One participant complimented Parents as Teachers for having a wait list. “Word has gotten out about how great you are. To have a wait list is awesome,” she said. “You don’t have to gain the community’s trust anymore.”

 

The wheels were turning in Mr. McMahan’s head as he envisioned the Parents as Teachers workers visiting homes twice a month. “I can see those two times you could get backpacks of food (from the Food Bank),” said Mr. McMahan. “We could coordinate with your people who go to those homes.”

 

2-1-1 in rural areas

A 2-1-1 representative who works the rural county of Montague said some programs only serve Wichita County, so the biggest way to help some needy families is to drop them off at the county line so they can take part in provisions to Wichita County residents.

 

The rural areas have little Section 8 housing and few apartments. Not a single dentist in Bowie, for example, will take Medicare, forcing many to travel to find health care.

 

Resilience documentary

Mike Kuhrt introduced the group to the theme of the Resilience documentary, which addresses stress levels in poor children and how such stress can affect their health for a lifetime.

 

 

 

 

Mr. Kuhrt at Summit

WFISD Superintendent Mike Kuhrt explains the research behind the Resilience documentary to Summit participants.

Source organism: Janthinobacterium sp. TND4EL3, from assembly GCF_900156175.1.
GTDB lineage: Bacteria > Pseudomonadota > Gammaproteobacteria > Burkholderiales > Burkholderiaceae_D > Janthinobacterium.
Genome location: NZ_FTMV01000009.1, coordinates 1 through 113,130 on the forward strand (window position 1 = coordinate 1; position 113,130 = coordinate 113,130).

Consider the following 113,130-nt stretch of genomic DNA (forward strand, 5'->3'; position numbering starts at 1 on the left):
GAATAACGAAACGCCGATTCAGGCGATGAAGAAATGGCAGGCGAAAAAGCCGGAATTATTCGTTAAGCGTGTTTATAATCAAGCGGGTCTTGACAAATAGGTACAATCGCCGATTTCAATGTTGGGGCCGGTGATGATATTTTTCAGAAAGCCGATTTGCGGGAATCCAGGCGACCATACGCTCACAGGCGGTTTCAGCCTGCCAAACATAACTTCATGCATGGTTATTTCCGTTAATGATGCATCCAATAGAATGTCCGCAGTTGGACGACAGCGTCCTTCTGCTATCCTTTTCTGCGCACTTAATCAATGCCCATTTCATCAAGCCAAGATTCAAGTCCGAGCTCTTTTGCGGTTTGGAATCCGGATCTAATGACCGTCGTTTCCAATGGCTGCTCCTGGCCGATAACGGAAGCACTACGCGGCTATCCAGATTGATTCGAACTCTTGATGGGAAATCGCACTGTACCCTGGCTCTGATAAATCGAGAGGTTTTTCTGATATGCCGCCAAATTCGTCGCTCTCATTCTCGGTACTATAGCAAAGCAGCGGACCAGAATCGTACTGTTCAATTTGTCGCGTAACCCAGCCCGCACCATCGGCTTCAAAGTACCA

Studies show it takes only one adult to bond with a child and help him cope, said Mr. Kuhrt.

 

This is the first gathering of so many needs-based organizations, said Carol Marlar, United Way representative. “Wichita Falls has a wealth of resources,” she said. “These are the areas that people come and say, ‘Help me.’”

 

One United Way worker said she was surprised to learn that transportation was a challenge in all groups.

 

Such networking is vital, said Trish Dillmon of United Way. “It’s important to find out what others in the community are doing. We’ll have a community wide coalition. I think it’s been tried, but now we’re putting out more of an effort.”

 

The research from the Resilience documentary has been powerful and is driving this renewed networking and partnerships, said Ms. Dillmon. “This is the missing piece – the research on The Adverse Childhood Experience. Resilience can be built.”

 

Upstart All Call!

Mr. Kuhrt announced a new WFISD initiative beginning in January to find 100 families with 4-year-olds who are not connected to pre-k, Head Start education or a quality day care.

 

His plan is to give the families a free Chrome Book, with wifi access, and telephone technical support to enable them to work with their children 15 minutes each day on a reading program.

 

The initiative is being funded by a gift from the West Foundation.

 

“We know if we can get those students ready to read when they start kindergarten, they’ll be so much farther ahead than they already are,” said Mr. Kuhrt.

 

Great progress is being made with the school district’s youngest, but research shows families need help long before their children walk into their first kindergarten class. To participate, contact Travis Armstrong at tdarmstrong@wfisd.net or Jane Ann Bruner at jbruner@wfisd.net.